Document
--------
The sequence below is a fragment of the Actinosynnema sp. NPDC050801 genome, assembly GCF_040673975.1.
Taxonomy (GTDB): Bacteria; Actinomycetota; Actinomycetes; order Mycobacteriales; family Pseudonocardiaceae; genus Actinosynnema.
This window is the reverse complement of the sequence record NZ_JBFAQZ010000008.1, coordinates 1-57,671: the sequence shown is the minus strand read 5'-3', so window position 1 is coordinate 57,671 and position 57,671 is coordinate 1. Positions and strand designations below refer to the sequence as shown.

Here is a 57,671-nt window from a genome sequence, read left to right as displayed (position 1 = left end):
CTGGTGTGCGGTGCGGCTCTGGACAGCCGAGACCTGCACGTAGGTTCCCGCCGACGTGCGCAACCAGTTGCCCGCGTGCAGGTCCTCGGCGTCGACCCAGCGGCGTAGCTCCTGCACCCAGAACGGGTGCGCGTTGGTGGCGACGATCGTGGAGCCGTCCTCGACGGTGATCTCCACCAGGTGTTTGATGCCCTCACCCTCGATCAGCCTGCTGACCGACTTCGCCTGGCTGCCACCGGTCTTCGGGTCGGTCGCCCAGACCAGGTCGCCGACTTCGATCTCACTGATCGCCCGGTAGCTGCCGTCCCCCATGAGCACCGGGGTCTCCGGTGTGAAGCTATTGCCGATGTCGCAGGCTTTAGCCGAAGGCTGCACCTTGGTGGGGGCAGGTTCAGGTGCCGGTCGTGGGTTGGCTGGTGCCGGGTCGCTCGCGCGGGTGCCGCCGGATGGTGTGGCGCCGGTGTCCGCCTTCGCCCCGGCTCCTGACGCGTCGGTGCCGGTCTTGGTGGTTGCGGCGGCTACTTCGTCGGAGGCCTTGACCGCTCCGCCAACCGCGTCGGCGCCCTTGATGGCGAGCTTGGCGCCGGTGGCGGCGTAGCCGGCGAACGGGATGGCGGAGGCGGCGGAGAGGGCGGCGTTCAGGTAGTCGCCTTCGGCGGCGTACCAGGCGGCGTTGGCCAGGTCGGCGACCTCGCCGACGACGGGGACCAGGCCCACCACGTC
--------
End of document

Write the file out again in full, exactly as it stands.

The sequence below is a fragment of the Actinosynnema sp. NPDC050801 genome, assembly GCF_040673975.1.
Taxonomy (GTDB): Bacteria; Actinomycetota; Actinomycetes; order Mycobacteriales; family Pseudonocardiaceae; genus Actinosynnema.
This window is the reverse complement of the sequence record NZ_JBFAQZ010000008.1, coordinates 1-57,671: the sequence shown is the minus strand read 5'-3', so window position 1 is coordinate 57,671 and position 57,671 is coordinate 1. Positions and strand designations below refer to the sequence as shown.

Here is a 57,671-nt window from a genome sequence, read left to right as displayed (position 1 = left end):
CTGGTGTGCGGTGCGGCTCTGGACAGCCGAGACCTGCACGTAGGTTCCCGCCGACGTGCGCAACCAGTTGCCCGCGTGCAGGTCCTCGGCGTCGACCCAGCGGCGTAGCTCCTGCACCCAGAACGGGTGCGCGTTGGTGGCGACGATCGTGGAGCCGTCCTCGACGGTGATCTCCACCAGGTGTTTGATGCCCTCACCCTCGATCAGCCTGCTGACCGACTTCGCCTGGCTGCCACCGGTCTTCGGGTCGGTCGCCCAGACCAGGTCGCCGACTTCGATCTCACTGATCGCCCGGTAGCTGCCGTCCCCCATGAGCACCGGGGTCTCCGGTGTGAAGCTATTGCCGATGTCGCAGGCTTTAGCCGAAGGCTGCACCTTGGTGGGGGCAGGTTCAGGTGCCGGTCGTGGGTTGGCTGGTGCCGGGTCGCTCGCGCGGGTGCCGCCGGATGGTGTGGCGCCGGTGTCCGCCTTCGCCCCGGCTCCTGACGCGTCGGTGCCGGTCTTGGTGGTTGCGGCGGCTACTTCGTCGGAGGCCTTGACCGCTCCGCCAACCGCGTCGGCGCCCTTGATGGCGAGCTTGGCGCCGGTGGCGGCGTAGCCGGCGAACGGGATGGCGGAGGCGGCGGAGAGGGCGGCGTTCAGGTAGTCGCCTTCGGCGGCGTACCAGGCGGCGTTGGCCAGGTCGGCGACCTCGCCGACGACGGGGACCAGGCCCACCACGTC